The World of Suzie Wong is a famous, but exceptionally melodramatic, novel based in late 1950s Hong Kong. Think Moulin Rouge! set in Wan Chai with a happier ending pinned on.
It’s an easy read, not a great read. The most enjoyable parts of the book are the main protagonist’s occasional thoughts on expat living and the characters of expat life (reproduced below as my gift to you). Since the author, Richard Mason, was an almost life-long expat (and not, rather, a Hong Kong hooker with a heart of gold) it makes sense that his keenest observations are on the life he understands.
The story itself is told through the eyes of Robert Lomax, an aspiring British painter, who’s modest artist’s garret is in a Wan Chai hotel whose main business is renting rooms to Chinese prostitutes and their foreign sailor clientele. Suzie Wong is a prostitute from Shanghai who works to support her young child. Their friendship begins platonically, but eventually, and predictably, they become lovers. From this point the story become increasingly melodramatic: Suzie’s baby dies, she develops a severe case of tuberculosis, and she is imprisoned for stabbing another prostitute. Yet Suzie recovers physically and mentally (she seems to forget about her baby after three pages) and she and Robert marry in Macau and go on to live happily ever after.
The setting — Hong Kong — is the real star, and the reason I picked up the book. Reading about the Star Ferry, Nathan Road, the double-decker trams, seedy Wan Chai, and the ease of driving and parking in mid-century Hong Kong, is a joy. The setting by itself, however, is not enough to save the book. (Tip: A more interesting and detailed view of 1950s Hong Kong can be enjoyed in Martin Booth’s 2006 memoir Golden Boy, also known as Gweilo: Memories of a Hong Kong Boyhood.)
So what about the book’s compelling quotes on expat living and the characters of expat life? It is my Halloween pleasure to treat you to these gems.
Near the beginning of the story Robert briefly returns to London from Asia. Here is his thought on the melancholy of repatriation:
[W]andering round London again, chilly in my new suit, I felt miserable and lost.
Robert takes a similarly dark view of British expat wives:
…the sad wistful wives who said, “Of course we’re spoiled out here,” but really wished themselves back in Sutton…
His most cynical observation may be on expat cocktail parties:
And then there began to unfold all those threadbare little patterns of colonial cocktail-party conversation that I knew so well; that I had known first in Malaya, then during my first weeks in Hong Kong. I had the sensation of stepping back into a room where a gramophone had been endlessly playing. The grooves were perhaps a little more worn, the needle a little more blunted–but it was the same old record, and I knew every topic, every phrase. I knew with deadly certainty that no unexpected word would be uttered, no fresh viewpoint expressed.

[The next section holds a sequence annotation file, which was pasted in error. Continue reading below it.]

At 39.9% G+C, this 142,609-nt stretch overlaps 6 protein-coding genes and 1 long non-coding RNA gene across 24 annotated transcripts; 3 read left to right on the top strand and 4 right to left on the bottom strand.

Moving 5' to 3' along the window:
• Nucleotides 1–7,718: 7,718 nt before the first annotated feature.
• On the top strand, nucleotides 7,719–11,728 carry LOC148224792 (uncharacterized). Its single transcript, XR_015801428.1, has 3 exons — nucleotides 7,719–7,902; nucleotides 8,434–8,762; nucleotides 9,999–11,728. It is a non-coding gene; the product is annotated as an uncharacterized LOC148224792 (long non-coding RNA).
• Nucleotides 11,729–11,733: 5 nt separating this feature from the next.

His wry passage on racism in old-fashioned expat circles is an especially fun moment. A fellow dinner guest drops a conversational bomb by saying:
“Well, now that I’m leaving China for good I suppose I can come out with it. My grandmother was Chinese.”
There was a shocked silence…
“I’m rather pleased with myself for getting away with it for thirty years,” …
Another fellow dinner guest tries to smooth over the discomfort in the room by saying:
“Anyhow, Mr. O’Neill, I’m sure your grandmother came from a good-class family. That does make a difference.”
“No, as a matter of fact she was my grandfather’s amah.”
Later that guest reveals the truth to Robert as they walk down from the Midlevel-based dinner party:
He chuckled. “One of my grandmothers came from Richmond, and the other was from Bury St. Edmunds. No, I’m afraid I was just having a lark. I’ve rather a schoolboy sense of humor, and I couldn’t resist it.”
And last, but not least, I give you Robert’s observation on Americans:
I think that without either the accent or the crew cut I would have guessed his nationality. It was in the readiness of his handshake, the blandness of the smile, that seemed jointly to declare, “I’m an American, and proud of it, and when you shake hands with me you are not just shaking hands with an individual, but with America itself–with the Empire State, and nation-wide television, and General Motors, and the American democratic constitution.
Sixty years later, we Americans still often come across this way, although the smug glimmer in our eyes may have faded just slightly.
If you like reading quotes about expat life, you might also enjoy these posts:
- “If it weren’t for the booze we should all go mad and kill each other,” which includes this and other quotes from George Orwell’s Burmese Days.
- Julia Child: The Ultimate Reinvented Trailing Spouse, with quotes on her life abroad from My Life in France.
- Milestones in a Foreign Language: “I went from speaking like a baby to speaking like an evil hillbilly,” from Me Talk Pretty One Day by David Sedaris.
Note: This post refers solely to the book, The World of Suzie Wong. I have not watched the movie by the same name starring Nancy Kwan and, the seemingly too-ancient-for-the-role, William Holden. Have you seen it? Worth watching for the Hong Kong backdrop?